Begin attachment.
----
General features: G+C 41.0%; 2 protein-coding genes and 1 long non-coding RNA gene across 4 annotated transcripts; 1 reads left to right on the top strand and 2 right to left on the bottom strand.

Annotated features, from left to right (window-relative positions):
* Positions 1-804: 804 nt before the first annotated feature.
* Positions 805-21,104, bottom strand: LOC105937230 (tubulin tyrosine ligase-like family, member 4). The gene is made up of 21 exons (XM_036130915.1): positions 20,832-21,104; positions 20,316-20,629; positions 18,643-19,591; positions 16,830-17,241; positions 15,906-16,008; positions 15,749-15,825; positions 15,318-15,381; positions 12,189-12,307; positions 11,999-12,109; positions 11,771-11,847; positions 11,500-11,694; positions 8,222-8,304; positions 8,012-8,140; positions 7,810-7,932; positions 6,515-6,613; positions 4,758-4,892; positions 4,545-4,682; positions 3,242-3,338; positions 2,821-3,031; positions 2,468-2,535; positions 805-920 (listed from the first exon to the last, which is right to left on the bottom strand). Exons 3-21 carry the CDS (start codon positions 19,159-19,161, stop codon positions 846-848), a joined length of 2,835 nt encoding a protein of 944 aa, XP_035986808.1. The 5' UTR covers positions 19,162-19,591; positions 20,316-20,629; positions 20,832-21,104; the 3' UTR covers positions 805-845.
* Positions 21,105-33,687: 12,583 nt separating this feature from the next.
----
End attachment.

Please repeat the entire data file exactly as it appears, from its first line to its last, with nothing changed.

General features: G+C 41.0%; 2 protein-coding genes and 1 long non-coding RNA gene across 4 annotated transcripts; 1 reads left to right on the top strand and 2 right to left on the bottom strand.

Annotated features, from left to right (window-relative positions):
* Positions 1-804: 804 nt before the first annotated feature.
* Positions 805-21,104, bottom strand: LOC105937230 (tubulin tyrosine ligase-like family, member 4). The gene is made up of 21 exons (XM_036130915.1): positions 20,832-21,104; positions 20,316-20,629; positions 18,643-19,591; positions 16,830-17,241; positions 15,906-16,008; positions 15,749-15,825; positions 15,318-15,381; positions 12,189-12,307; positions 11,999-12,109; positions 11,771-11,847; positions 11,500-11,694; positions 8,222-8,304; positions 8,012-8,140; positions 7,810-7,932; positions 6,515-6,613; positions 4,758-4,892; positions 4,545-4,682; positions 3,242-3,338; positions 2,821-3,031; positions 2,468-2,535; positions 805-920 (listed from the first exon to the last, which is right to left on the bottom strand). Exons 3-21 carry the CDS (start codon positions 19,159-19,161, stop codon positions 846-848), a joined length of 2,835 nt encoding a protein of 944 aa, XP_035986808.1. The 5' UTR covers positions 19,162-19,591; positions 20,316-20,629; positions 20,832-21,104; the 3' UTR covers positions 805-845.
* Positions 21,105-33,687: 12,583 nt separating this feature from the next.